I have over 17 years of experience at all levels of project process and am a 10 year certified PMP (project management professional). To support this experience I am certified in MoP (Management of Portfolios) methodology to select and prioritize projects and establish appropriate governance; in PRINCE2 to effectively manage the projects; and in Prosci's ADKAR organizational change methodology to successfully support the changes while they are being developed and implemented. In addition to working extensively on IT projects as well as enterprise business change projects, I help organizations at the executive level to select and prioritize their projects. Only then can they plan for and do the upfront diligence to ensure their business is ready to take on the proposed changes. I ask organizations the tough questions to ensure they are ready to implement software solutions or to support new business direction. Www.velocitystratex.ca
The easiest way to measure the performance of your project manager is through the achievement of project milestones.
Generally when people hire a project manager, it is so there is one person responsible for all aspects of the project to bring it in within scope, on time and on budget. They should have enough experience and expertise to create a project pan that is achievable and balances scope, cost and time. The project manager should have a clear schedule, the "critical path" identified with the key milestones to be achieved that indicate that the project is on track.
If you have reviewed the plan with the project manager and agree that their plan looks achievable, then the attainment of those key milestones should be the primary way to determine if the project is on track. You can also look at the scope that has been completed to date based on the plan and the money spent based on plan.
Feel free to give me a call if you need clarification. I can also provide tools and templates if that would be helpful for you.
Although project management training is great and I would recommend Agile or Scrum methodologies to assist you with your challenges, it sounds like the issues you are having may be related to needing some definition around roles and responsibilities, setting expectations and communication of the impacts of a slow response time. Using different methodologies can definitely help with that but in the near term maybe you just need some coaching in the softer skills to get through your immediate challenges.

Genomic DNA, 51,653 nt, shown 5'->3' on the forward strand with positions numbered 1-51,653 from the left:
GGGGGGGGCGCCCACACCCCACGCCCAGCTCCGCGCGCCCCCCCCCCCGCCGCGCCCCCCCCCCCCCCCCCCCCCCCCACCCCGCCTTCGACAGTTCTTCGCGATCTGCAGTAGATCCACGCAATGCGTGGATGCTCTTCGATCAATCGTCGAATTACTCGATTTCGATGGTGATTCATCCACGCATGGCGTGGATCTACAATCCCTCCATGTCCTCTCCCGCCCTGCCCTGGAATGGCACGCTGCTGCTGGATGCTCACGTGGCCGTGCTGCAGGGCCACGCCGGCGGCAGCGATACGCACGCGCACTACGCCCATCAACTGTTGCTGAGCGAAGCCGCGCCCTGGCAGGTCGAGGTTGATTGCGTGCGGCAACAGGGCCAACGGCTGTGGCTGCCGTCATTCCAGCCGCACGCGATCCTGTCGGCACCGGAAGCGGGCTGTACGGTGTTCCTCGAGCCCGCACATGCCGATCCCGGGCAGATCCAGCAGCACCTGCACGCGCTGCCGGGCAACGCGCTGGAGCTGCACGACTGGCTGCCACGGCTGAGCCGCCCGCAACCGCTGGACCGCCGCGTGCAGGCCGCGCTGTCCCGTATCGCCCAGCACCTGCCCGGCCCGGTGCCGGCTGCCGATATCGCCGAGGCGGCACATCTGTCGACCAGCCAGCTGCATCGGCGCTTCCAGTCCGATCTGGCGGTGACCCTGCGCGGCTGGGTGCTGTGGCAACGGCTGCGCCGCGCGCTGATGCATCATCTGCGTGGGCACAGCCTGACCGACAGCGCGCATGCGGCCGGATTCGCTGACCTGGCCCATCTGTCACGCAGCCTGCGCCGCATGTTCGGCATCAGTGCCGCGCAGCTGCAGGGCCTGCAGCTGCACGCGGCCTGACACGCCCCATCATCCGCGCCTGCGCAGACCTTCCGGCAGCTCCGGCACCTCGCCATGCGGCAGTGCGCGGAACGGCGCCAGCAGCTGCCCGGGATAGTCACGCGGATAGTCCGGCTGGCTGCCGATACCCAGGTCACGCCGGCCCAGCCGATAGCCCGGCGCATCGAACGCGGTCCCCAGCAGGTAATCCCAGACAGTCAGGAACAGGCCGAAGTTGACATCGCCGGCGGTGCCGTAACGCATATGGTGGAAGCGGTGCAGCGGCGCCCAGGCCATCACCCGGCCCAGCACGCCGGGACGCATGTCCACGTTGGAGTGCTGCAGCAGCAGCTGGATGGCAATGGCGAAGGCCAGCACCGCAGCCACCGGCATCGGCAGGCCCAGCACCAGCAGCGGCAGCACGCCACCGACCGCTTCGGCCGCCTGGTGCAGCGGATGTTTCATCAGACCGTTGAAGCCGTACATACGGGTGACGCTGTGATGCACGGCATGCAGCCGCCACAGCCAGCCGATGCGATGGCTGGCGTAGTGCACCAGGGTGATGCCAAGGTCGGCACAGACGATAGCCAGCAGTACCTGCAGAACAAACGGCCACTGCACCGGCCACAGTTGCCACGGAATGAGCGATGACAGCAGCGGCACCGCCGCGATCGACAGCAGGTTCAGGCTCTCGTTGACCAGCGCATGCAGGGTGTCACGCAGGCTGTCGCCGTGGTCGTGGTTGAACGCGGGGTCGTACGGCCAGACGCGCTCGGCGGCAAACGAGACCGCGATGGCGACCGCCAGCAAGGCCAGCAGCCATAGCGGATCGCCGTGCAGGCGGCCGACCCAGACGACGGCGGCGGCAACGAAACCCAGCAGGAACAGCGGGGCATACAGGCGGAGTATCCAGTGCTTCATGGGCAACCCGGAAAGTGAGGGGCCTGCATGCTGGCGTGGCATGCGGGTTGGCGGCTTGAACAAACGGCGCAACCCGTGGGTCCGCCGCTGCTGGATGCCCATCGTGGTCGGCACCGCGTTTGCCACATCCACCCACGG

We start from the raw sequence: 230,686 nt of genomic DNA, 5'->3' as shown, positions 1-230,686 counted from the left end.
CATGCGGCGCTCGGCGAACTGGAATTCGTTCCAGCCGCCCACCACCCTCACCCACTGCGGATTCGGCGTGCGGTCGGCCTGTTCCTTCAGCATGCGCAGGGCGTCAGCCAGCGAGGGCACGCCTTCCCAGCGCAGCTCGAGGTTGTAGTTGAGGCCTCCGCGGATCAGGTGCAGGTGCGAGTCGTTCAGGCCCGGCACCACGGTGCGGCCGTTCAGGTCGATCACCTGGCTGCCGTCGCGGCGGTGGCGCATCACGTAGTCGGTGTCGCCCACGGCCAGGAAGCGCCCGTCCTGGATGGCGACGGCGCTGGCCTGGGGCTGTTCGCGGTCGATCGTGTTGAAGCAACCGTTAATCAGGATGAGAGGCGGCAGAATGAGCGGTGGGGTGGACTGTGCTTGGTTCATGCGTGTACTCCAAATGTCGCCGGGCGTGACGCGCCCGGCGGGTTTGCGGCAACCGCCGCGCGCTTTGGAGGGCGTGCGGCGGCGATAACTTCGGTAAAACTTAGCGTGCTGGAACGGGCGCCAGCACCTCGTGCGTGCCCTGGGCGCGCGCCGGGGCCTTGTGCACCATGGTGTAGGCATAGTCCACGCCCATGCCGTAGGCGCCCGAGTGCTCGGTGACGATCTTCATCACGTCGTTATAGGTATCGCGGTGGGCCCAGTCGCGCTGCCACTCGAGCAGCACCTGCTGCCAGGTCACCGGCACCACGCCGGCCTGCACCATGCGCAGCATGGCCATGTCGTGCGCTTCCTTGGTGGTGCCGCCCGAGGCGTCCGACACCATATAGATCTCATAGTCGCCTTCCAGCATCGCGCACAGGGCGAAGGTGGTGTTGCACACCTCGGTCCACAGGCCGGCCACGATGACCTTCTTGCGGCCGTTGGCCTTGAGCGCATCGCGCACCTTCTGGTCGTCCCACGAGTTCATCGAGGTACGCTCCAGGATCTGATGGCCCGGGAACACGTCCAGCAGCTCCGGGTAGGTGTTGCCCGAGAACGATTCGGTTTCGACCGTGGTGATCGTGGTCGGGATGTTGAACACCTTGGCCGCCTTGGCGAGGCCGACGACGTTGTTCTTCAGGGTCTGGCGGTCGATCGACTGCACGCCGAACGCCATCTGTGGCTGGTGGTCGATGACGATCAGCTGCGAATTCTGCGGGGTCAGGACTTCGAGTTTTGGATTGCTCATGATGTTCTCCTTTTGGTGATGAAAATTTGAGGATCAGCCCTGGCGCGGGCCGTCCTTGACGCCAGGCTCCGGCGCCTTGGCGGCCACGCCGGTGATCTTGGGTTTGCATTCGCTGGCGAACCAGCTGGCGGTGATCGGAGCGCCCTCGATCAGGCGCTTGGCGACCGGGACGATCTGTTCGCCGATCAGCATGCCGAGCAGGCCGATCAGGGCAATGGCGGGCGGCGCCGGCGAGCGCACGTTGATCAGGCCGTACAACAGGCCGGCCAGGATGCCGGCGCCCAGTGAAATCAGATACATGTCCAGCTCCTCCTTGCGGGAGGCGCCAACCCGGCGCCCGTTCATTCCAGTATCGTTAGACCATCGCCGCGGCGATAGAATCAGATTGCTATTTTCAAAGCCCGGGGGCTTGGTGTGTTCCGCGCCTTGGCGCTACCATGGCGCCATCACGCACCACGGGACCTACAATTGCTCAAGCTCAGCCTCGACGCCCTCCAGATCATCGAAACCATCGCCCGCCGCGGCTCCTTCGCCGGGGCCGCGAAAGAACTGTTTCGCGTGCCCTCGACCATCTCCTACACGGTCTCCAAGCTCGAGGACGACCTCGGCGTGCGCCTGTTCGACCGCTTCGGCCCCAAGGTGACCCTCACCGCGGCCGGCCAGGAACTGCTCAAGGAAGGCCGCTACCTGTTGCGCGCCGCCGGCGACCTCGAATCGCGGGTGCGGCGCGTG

I am a project management coach and would be more than happy to give you some pointers to help you out.
To be a polished project manager, I think you need to look beyond the methodologies, tools and templates and get to the core of what is really required to evaluate a project as 'successful'.
At the heart of every project is a change. Something is going to be different after the project than it was before the project. For a project to be completely successful it must be the right change to move the organization toward their goals and it must be supported by the people who will be the end users of these changes.
The best project managers that I have observed and the success that I have had in project management has been due to the soft skills to work with the project sponsors to ensure the business drivers are understood and articulated. It is understanding the steps that are required to properly prepare the end users for the changes. It is not only efficiently executing the steps to build the hard deliverables, but making sure they are the right deliverables in the first place and that environment is there to support them.
To become polished, I recommend that project managers get training in stakeholder management and organizational change management. They should spend time to get an understanding of the strategic goals of the organization so they can speak the language of the project sponsor and directly link the project direction to outcomes that will build a better business. With this well rounded approach you will not only 'get it done' but your project will be truly successful.